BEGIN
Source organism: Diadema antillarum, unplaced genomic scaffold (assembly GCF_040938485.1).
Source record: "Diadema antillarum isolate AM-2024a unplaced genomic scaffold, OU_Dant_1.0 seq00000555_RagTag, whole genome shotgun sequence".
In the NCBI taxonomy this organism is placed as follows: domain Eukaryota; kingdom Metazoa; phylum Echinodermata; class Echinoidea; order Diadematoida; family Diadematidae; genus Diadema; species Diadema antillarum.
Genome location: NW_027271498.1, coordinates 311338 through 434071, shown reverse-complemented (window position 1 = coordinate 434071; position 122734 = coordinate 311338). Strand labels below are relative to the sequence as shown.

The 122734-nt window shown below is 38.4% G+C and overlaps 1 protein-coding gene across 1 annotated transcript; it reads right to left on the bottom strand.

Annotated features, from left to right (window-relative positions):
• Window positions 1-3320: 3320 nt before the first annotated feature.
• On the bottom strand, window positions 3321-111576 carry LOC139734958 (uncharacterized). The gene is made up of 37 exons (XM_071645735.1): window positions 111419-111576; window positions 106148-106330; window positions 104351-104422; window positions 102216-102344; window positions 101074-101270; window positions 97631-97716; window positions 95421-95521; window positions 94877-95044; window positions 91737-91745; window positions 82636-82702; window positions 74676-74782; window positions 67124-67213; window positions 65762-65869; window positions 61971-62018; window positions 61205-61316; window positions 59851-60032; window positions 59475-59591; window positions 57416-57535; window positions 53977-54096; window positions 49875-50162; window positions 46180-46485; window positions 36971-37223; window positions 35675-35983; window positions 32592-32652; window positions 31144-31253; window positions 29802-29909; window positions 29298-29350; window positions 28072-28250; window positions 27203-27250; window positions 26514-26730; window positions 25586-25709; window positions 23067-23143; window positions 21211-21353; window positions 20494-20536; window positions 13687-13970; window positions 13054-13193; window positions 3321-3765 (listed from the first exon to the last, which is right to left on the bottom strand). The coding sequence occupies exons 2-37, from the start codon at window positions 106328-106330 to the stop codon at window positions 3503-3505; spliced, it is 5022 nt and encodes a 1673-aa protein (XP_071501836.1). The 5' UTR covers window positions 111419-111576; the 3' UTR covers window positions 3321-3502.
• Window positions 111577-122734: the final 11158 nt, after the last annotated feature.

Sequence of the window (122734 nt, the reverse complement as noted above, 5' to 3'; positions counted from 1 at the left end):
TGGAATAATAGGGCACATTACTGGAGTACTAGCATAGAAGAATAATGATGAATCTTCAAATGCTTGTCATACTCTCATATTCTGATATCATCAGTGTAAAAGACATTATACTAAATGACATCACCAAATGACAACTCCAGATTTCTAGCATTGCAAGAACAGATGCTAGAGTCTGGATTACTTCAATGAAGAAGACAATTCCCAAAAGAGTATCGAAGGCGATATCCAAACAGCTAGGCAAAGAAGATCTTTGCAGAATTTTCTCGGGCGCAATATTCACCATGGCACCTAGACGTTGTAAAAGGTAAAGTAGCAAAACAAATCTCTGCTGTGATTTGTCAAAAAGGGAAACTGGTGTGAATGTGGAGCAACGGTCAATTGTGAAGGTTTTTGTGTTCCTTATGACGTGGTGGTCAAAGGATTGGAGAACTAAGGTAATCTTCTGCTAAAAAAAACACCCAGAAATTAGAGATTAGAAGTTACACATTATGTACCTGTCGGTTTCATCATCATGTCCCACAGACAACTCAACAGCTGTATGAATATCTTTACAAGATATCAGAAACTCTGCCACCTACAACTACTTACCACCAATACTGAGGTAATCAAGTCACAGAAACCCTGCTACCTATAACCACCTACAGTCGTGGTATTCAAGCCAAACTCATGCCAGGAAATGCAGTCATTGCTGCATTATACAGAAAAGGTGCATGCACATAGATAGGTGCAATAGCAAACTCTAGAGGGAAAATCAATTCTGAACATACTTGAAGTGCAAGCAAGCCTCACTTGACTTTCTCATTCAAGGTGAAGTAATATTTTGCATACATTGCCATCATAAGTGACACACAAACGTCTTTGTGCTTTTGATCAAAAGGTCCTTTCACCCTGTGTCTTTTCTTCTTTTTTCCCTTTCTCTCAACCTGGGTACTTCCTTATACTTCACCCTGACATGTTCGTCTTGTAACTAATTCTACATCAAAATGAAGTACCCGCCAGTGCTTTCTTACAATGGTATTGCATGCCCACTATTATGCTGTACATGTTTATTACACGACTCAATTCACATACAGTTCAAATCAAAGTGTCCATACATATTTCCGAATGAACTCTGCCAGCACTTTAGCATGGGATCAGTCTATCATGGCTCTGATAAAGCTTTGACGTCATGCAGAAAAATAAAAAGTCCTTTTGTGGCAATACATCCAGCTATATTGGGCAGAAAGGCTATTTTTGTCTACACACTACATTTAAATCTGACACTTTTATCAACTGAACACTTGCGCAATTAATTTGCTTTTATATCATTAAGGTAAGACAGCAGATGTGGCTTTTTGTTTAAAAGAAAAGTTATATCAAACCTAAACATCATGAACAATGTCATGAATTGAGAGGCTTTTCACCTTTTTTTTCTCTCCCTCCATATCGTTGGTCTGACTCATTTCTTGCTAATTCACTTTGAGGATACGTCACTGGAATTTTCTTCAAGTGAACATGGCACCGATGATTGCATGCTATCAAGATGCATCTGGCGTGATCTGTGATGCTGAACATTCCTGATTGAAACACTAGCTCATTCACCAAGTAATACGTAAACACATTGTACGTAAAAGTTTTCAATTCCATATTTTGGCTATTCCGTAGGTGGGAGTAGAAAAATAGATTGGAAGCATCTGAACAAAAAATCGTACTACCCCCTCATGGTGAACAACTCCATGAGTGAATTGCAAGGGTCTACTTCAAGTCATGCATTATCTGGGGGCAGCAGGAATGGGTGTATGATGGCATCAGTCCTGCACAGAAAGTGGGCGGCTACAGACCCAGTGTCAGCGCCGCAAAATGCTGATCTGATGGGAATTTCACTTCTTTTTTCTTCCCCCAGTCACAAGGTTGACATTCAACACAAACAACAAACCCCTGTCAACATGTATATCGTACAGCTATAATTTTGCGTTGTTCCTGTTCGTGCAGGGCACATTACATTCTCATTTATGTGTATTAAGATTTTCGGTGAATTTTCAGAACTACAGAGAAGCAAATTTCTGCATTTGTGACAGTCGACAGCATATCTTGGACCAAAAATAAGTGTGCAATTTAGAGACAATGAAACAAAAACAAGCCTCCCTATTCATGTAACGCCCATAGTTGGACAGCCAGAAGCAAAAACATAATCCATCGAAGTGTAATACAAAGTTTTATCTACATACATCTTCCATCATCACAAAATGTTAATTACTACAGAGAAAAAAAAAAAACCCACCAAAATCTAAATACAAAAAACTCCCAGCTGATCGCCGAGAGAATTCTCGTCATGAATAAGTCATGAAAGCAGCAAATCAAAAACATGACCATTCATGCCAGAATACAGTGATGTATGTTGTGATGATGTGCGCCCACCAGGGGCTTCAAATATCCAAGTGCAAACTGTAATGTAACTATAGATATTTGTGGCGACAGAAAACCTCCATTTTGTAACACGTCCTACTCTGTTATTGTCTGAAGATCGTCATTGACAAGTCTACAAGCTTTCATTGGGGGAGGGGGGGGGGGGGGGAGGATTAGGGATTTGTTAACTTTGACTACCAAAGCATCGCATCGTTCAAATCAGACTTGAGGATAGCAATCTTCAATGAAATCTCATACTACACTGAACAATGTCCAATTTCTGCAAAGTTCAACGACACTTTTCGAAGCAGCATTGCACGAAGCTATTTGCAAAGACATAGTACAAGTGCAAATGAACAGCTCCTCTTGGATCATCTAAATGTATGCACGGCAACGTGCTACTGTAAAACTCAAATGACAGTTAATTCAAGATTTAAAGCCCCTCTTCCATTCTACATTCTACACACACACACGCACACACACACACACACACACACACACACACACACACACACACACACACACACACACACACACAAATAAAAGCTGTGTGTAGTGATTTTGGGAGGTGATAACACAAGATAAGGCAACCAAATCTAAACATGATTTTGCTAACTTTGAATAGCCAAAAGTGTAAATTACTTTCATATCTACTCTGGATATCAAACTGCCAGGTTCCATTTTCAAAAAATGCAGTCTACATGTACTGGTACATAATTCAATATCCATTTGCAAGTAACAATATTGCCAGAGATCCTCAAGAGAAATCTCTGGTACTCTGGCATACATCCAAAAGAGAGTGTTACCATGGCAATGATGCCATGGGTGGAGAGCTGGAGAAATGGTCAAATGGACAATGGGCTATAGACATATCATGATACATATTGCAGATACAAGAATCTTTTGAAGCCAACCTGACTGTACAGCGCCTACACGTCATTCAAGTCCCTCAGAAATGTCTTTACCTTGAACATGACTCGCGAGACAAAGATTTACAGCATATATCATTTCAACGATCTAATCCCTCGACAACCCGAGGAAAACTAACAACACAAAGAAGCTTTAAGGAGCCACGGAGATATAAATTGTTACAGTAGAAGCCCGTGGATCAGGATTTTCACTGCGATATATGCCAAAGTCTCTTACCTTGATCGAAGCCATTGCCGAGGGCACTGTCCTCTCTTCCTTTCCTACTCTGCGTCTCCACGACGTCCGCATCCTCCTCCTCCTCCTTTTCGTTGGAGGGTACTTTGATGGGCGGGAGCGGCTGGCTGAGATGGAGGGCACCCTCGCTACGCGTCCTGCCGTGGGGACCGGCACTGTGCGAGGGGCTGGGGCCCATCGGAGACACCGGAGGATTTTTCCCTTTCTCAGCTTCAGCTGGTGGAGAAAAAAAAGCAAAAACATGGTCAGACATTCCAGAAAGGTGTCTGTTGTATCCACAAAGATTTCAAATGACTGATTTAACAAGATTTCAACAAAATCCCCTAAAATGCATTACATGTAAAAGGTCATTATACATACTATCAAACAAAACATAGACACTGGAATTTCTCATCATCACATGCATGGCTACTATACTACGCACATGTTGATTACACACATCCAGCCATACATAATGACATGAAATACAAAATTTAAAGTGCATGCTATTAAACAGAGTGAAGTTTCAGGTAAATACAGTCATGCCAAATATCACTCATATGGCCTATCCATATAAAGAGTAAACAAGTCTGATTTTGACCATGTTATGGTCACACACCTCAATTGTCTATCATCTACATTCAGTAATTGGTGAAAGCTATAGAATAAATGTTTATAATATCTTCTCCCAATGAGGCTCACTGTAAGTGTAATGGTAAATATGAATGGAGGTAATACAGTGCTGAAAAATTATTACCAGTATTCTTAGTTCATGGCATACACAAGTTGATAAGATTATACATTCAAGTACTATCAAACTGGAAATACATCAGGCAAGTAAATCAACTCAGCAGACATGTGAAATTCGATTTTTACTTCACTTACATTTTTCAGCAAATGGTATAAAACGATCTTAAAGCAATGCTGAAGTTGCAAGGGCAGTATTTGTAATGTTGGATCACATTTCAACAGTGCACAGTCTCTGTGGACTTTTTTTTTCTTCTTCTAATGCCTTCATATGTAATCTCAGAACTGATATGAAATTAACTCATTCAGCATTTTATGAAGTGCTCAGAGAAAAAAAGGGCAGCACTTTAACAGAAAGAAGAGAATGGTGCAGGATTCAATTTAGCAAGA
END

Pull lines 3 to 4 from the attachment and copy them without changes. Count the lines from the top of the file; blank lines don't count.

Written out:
In the NCBI taxonomy this organism is placed as follows: domain Eukaryota; kingdom Metazoa; phylum Echinodermata; class Echinoidea; order Diadematoida; family Diadematidae; genus Diadema; species Diadema antillarum.
Genome location: NW_027271498.1, coordinates 311338 through 434071, shown reverse-complemented (window position 1 = coordinate 434071; position 122734 = coordinate 311338). Strand labels below are relative to the sequence as shown.